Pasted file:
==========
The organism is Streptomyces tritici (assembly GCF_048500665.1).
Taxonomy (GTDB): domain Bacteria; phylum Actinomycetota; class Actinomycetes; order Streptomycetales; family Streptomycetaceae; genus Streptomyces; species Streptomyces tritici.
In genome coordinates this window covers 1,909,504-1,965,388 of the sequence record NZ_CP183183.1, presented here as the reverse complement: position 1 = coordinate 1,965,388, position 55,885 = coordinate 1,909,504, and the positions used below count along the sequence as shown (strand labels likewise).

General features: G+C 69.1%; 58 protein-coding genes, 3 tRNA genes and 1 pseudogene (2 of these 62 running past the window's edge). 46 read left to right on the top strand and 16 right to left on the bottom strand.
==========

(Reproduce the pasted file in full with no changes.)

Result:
The organism is Streptomyces tritici (assembly GCF_048500665.1).
Taxonomy (GTDB): domain Bacteria; phylum Actinomycetota; class Actinomycetes; order Streptomycetales; family Streptomycetaceae; genus Streptomyces; species Streptomyces tritici.
In genome coordinates this window covers 1,909,504-1,965,388 of the sequence record NZ_CP183183.1, presented here as the reverse complement: position 1 = coordinate 1,965,388, position 55,885 = coordinate 1,909,504, and the positions used below count along the sequence as shown (strand labels likewise).

General features: G+C 69.1%; 58 protein-coding genes, 3 tRNA genes and 1 pseudogene (2 of these 62 running past the window's edge). 46 read left to right on the top strand and 16 right to left on the bottom strand.